To John Wood
Monticel[lo] Aug. 5. 15.
I have delayed the answer to your favor of July 18. until I could consult on it’s subject with neighbors better acquainted than I am with the state of our neighborhood. we had been making an effort the last year to get established here an academy [o]n a more enlarged scale than those established thro’ the country, and at one time I hoped from it some success. but my friend Peter Carr, on whom I relied for attending our legislature and getting it placed by them on a proper footing, was prevented from that attendance at the last session by illness, and his death which followed had ended all my hopes. I have now consulted with some of the remaining trustees, and find they do not despair of it but mean at the next session to press their proposition. but when I observe to you that the act is still to be passed the funds to be raised, and the buildings to be erected, you will percieve that it offers no immediate prospect for the employment of talents however eminent & however desired. mr Cooper’s qualifications particularly would command every suffrage and none more zealously than mine to whom they have been long known. considering this resource as at some distance, I am not able to say that the neighborhood offers any other worthy of his yours or mr Blackburn’s immediate notice. there are in it two grammar schools of from 12. to 20. boys each. but whether these, or others from the country roundabout would, so many of them as might make up reasonable emoluments, engage in the higher branches of science, I am not able to say: indeed you are a better judge of it yourself than I am, from your experience of other parts of the country, and your particular knolege of this. I regret much that it is not in my power to give a more inviting1 prospect to offers so highly desirable; you know my zeal for the dissemination of knolege among our citizens too well to doubt all it’s exertions in any practicable case, and how much value I should set on such an addition to our society. I comfort myself with the hope ho[wever] that altho’ delayed, our under taking is not desperate. Accept the assurance of my great esteem & respect.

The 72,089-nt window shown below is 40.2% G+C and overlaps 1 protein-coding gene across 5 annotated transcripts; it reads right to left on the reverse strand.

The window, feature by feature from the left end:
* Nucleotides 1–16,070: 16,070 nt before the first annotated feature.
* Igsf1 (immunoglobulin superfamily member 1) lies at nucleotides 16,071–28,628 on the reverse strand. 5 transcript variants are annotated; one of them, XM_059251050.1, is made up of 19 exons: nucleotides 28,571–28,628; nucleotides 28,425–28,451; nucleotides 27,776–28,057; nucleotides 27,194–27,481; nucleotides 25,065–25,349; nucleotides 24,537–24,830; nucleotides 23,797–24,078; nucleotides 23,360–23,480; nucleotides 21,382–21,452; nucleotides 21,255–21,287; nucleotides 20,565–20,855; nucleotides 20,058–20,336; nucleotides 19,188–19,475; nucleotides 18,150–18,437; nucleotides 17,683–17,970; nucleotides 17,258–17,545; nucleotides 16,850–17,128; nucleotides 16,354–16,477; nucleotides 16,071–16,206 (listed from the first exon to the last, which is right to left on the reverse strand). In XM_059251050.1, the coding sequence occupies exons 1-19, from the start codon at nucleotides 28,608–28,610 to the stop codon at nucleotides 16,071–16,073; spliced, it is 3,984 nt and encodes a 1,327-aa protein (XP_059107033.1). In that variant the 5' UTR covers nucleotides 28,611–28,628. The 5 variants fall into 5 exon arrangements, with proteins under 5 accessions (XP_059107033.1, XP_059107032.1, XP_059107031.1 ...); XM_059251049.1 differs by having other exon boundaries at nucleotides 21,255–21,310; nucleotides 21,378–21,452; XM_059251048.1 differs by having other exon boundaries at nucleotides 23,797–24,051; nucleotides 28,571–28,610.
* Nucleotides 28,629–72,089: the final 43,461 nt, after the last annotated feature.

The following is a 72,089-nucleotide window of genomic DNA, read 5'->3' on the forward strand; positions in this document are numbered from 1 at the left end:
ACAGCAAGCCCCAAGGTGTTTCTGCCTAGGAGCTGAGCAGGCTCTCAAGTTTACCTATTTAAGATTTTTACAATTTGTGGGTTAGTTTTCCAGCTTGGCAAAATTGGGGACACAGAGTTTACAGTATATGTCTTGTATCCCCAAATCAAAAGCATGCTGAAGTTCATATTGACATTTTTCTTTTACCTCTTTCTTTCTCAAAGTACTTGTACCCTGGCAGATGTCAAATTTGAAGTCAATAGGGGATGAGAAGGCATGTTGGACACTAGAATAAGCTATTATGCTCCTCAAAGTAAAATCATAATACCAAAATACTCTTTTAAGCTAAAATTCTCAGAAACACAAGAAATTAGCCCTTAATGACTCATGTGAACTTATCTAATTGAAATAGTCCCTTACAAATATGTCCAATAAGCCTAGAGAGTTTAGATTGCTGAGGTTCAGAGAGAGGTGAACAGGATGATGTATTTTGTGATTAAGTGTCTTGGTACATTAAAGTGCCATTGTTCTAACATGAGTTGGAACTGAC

PoC (DLC); on reused address cover to TJ; dateline faint; torn at seal; at foot of first page: “Mr Wood”; endorsed by TJ.
1. Word interlined in place of “flattering.”
- Albemarle Academy; creation of search
- Albemarle County, Va.; schools in search
- Blackburn, George; professor at South Carolina College search
- Carr, Peter (1770–1815) (TJ’s nephew); death of search
- Charlottesville, Va.; school proposed for search
- Cooper, Thomas; TJ on search
- education; TJ on search
- Jefferson, Thomas; Opinions on; education search
- schools and colleges; in Albemarle Co. search
- Wood, John (ca.1775–1822); letters to search
- Wood, John (ca.1775–1822); proposes school in Charlottesville search